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Kudos to developers for facing diversity challenge

Creating this program was no small feat and required a lot of motivation and guts to bring it online

First, congrats to well-known EMS educator David Page and his staff for creating a modern-day "Freedom House" in St. Paul. While much of our industry laments about how difficult or challenging it is to develop or maintain a diverse workforce, this crew puts its money where its mouth is and is training a new generation of EMS providers that more closely reflects the community it serves.

Having said that, creating this program was no small feat and required a lot of motivation and guts to bring it online. Not all communities have the resources or the commitment from decision makers to bring all of the concerns together and find ways to overcome them. So kudos to those folks as well for creating the environment to allow a program like this to take root and blossom.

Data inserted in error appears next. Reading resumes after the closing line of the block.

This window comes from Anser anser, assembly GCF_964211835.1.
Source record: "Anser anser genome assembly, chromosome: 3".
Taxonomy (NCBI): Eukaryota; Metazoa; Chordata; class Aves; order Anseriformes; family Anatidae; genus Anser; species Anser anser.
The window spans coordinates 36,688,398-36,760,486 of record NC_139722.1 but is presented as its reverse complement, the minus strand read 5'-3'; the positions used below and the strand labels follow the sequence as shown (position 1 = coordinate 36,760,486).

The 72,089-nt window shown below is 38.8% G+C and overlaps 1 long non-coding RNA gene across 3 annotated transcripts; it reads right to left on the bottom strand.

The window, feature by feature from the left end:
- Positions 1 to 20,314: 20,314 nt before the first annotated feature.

The issues that surround the lack of progress in recruiting EMS students from culturally diverse backgrounds are old and deep. In Calif., where being a paramedic is often a standard requirement for fire department hiring, organizations are finding it very difficult to recruit ethnically diverse individuals. EMS education programs routinely find their classrooms filled with mostly Caucasian males, and not surprisingly, few role models exist in leadership positions for new or prospective students.

The hope is that programs like this one will supply suggestions or best practices that we can use to develop programs elsewhere in the United States. Diversity won't happen naturally; it will take effort and commitment.

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